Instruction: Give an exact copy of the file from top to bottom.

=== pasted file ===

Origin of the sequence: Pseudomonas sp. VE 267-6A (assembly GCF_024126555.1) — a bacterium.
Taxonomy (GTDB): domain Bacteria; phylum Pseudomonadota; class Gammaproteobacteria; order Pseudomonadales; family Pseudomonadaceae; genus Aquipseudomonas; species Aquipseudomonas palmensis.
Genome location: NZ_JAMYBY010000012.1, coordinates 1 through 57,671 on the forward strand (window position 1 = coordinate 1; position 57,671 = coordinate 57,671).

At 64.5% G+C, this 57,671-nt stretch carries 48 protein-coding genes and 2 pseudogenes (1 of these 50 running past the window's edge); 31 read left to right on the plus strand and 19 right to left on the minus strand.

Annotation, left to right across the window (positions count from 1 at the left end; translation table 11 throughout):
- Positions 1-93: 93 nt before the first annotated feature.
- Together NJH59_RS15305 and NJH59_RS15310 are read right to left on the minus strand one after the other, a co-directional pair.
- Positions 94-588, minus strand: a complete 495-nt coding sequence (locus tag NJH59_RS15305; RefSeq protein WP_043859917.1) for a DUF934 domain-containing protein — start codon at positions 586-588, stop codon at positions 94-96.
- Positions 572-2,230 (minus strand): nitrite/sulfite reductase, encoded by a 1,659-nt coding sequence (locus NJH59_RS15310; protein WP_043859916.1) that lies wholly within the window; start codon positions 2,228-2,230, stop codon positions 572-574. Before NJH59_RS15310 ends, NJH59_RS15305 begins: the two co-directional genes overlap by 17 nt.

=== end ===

Origin of the sequence: Pseudomonas sp. VE 267-6A (assembly GCF_024126555.1) — a bacterium.
Taxonomy (GTDB): domain Bacteria; phylum Pseudomonadota; class Gammaproteobacteria; order Pseudomonadales; family Pseudomonadaceae; genus Aquipseudomonas; species Aquipseudomonas palmensis.
Genome location: NZ_JAMYBY010000012.1, coordinates 1 through 57,671 on the forward strand (window position 1 = coordinate 1; position 57,671 = coordinate 57,671).

At 64.5% G+C, this 57,671-nt stretch carries 48 protein-coding genes and 2 pseudogenes (1 of these 50 running past the window's edge); 31 read left to right on the plus strand and 19 right to left on the minus strand.

Annotation, left to right across the window (positions count from 1 at the left end; translation table 11 throughout):
- Positions 1-93: 93 nt before the first annotated feature.
- Together NJH59_RS15305 and NJH59_RS15310 are read right to left on the minus strand one after the other, a co-directional pair.
- Positions 94-588, minus strand: a complete 495-nt coding sequence (locus tag NJH59_RS15305; RefSeq protein WP_043859917.1) for a DUF934 domain-containing protein — start codon at positions 586-588, stop codon at positions 94-96.
- Positions 572-2,230 (minus strand): nitrite/sulfite reductase, encoded by a 1,659-nt coding sequence (locus NJH59_RS15310; protein WP_043859916.1) that lies wholly within the window; start codon positions 2,228-2,230, stop codon positions 572-574. Before NJH59_RS15310 ends, NJH59_RS15305 begins: the two co-directional genes overlap by 17 nt.